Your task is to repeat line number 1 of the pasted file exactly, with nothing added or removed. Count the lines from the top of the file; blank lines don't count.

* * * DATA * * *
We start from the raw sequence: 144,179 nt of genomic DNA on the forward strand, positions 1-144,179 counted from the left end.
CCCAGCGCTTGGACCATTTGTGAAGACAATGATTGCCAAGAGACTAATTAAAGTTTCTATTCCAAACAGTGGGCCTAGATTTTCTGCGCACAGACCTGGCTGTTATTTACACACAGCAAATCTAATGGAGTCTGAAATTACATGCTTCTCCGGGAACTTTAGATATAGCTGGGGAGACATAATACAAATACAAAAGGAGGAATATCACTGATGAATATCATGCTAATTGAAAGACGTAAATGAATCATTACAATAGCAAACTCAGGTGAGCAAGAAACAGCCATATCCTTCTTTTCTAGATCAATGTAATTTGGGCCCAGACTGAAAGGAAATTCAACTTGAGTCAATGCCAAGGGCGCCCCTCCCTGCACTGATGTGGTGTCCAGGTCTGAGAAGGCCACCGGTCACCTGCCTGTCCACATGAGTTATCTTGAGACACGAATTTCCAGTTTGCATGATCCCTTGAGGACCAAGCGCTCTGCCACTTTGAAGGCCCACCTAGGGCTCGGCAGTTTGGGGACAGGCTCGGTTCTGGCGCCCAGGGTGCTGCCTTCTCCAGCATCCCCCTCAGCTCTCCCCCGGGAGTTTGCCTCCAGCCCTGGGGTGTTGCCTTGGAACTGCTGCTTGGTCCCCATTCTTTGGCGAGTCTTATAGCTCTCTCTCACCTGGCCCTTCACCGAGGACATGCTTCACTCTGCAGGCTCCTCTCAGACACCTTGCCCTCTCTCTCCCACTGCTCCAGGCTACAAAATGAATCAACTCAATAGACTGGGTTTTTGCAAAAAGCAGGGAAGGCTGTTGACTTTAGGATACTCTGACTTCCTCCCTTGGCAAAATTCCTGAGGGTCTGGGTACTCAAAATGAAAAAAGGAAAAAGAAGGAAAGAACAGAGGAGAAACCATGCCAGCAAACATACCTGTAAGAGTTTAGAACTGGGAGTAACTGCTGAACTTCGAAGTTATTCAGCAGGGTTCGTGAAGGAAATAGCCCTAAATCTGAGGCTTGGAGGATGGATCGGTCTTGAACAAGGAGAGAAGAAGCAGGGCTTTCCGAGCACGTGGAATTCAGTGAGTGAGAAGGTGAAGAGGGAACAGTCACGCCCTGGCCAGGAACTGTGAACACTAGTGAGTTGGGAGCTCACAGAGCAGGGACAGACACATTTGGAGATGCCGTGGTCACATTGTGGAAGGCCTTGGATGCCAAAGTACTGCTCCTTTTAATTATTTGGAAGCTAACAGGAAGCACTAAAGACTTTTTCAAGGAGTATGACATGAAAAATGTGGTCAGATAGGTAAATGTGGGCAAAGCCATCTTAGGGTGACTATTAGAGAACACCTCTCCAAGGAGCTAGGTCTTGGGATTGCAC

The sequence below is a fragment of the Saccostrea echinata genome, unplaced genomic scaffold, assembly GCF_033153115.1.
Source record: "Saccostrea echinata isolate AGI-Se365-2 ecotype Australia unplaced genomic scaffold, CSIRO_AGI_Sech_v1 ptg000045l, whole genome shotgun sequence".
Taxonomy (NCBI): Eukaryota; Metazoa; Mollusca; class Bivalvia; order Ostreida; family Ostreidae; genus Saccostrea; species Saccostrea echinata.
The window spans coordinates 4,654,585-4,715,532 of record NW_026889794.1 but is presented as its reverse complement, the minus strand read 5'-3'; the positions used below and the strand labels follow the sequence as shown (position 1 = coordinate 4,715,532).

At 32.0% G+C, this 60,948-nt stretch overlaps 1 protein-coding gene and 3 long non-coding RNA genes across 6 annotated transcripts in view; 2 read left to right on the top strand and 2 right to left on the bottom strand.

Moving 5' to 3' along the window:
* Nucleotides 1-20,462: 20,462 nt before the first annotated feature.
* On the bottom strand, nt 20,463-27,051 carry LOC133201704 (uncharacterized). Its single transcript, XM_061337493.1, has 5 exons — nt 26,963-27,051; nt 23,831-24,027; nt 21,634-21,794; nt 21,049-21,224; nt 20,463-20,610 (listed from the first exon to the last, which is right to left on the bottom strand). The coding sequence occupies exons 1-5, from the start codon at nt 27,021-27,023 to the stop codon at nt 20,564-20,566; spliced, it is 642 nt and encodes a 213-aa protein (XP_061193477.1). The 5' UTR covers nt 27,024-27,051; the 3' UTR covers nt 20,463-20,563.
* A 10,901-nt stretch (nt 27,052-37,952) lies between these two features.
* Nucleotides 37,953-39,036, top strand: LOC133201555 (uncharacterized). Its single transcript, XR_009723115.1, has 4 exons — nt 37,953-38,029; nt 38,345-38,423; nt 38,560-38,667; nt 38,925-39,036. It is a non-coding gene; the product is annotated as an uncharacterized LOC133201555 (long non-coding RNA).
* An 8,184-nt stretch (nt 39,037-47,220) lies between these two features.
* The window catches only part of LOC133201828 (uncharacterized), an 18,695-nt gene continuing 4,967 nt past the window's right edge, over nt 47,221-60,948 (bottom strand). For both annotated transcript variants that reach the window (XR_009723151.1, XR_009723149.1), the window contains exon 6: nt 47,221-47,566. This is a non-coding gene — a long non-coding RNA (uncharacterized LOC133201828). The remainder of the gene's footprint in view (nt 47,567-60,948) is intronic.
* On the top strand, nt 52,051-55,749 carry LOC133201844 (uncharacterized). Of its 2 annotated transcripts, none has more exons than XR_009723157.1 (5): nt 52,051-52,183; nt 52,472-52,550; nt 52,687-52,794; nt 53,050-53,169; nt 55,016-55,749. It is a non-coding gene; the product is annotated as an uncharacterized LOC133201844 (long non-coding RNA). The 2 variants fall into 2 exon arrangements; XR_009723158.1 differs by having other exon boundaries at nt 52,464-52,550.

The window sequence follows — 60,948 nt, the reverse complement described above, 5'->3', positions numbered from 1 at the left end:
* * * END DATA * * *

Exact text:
We start from the raw sequence: 144,179 nt of genomic DNA on the forward strand, positions 1-144,179 counted from the left end.